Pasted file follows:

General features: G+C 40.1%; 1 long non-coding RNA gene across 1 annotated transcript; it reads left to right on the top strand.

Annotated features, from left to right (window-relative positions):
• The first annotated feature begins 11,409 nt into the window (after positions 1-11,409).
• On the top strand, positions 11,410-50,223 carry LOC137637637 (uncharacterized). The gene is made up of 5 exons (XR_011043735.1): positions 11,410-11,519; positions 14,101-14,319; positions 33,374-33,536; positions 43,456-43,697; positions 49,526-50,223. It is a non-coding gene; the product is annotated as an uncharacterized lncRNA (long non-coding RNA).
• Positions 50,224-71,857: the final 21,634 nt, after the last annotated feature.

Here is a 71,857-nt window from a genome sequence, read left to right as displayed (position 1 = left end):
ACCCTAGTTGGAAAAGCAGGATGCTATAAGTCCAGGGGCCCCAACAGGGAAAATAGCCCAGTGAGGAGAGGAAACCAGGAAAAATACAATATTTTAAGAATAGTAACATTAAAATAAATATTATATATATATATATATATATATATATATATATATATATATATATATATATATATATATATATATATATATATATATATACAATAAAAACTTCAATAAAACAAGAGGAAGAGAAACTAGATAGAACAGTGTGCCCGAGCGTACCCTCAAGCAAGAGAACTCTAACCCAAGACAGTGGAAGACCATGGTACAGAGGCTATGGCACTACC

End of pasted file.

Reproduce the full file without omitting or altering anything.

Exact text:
General features: G+C 40.1%; 1 long non-coding RNA gene across 1 annotated transcript; it reads left to right on the top strand.

Annotated features, from left to right (window-relative positions):
• The first annotated feature begins 11,409 nt into the window (after positions 1-11,409).
• On the top strand, positions 11,410-50,223 carry LOC137637637 (uncharacterized). The gene is made up of 5 exons (XR_011043735.1): positions 11,410-11,519; positions 14,101-14,319; positions 33,374-33,536; positions 43,456-43,697; positions 49,526-50,223. It is a non-coding gene; the product is annotated as an uncharacterized lncRNA (long non-coding RNA).
• Positions 50,224-71,857: the final 21,634 nt, after the last annotated feature.

Here is a 71,857-nt window from a genome sequence, read left to right as displayed (position 1 = left end):
ACCCTAGTTGGAAAAGCAGGATGCTATAAGTCCAGGGGCCCCAACAGGGAAAATAGCCCAGTGAGGAGAGGAAACCAGGAAAAATACAATATTTTAAGAATAGTAACATTAAAATAAATATTATATATATATATATATATATATATATATATATATATATATATATATATATATATATATATATATATATATATATATATACAATAAAAACTTCAATAAAACAAGAGGAAGAGAAACTAGATAGAACAGTGTGCCCGAGCGTACCCTCAAGCAAGAGAACTCTAACCCAAGACAGTGGAAGACCATGGTACAGAGGCTATGGCACTACC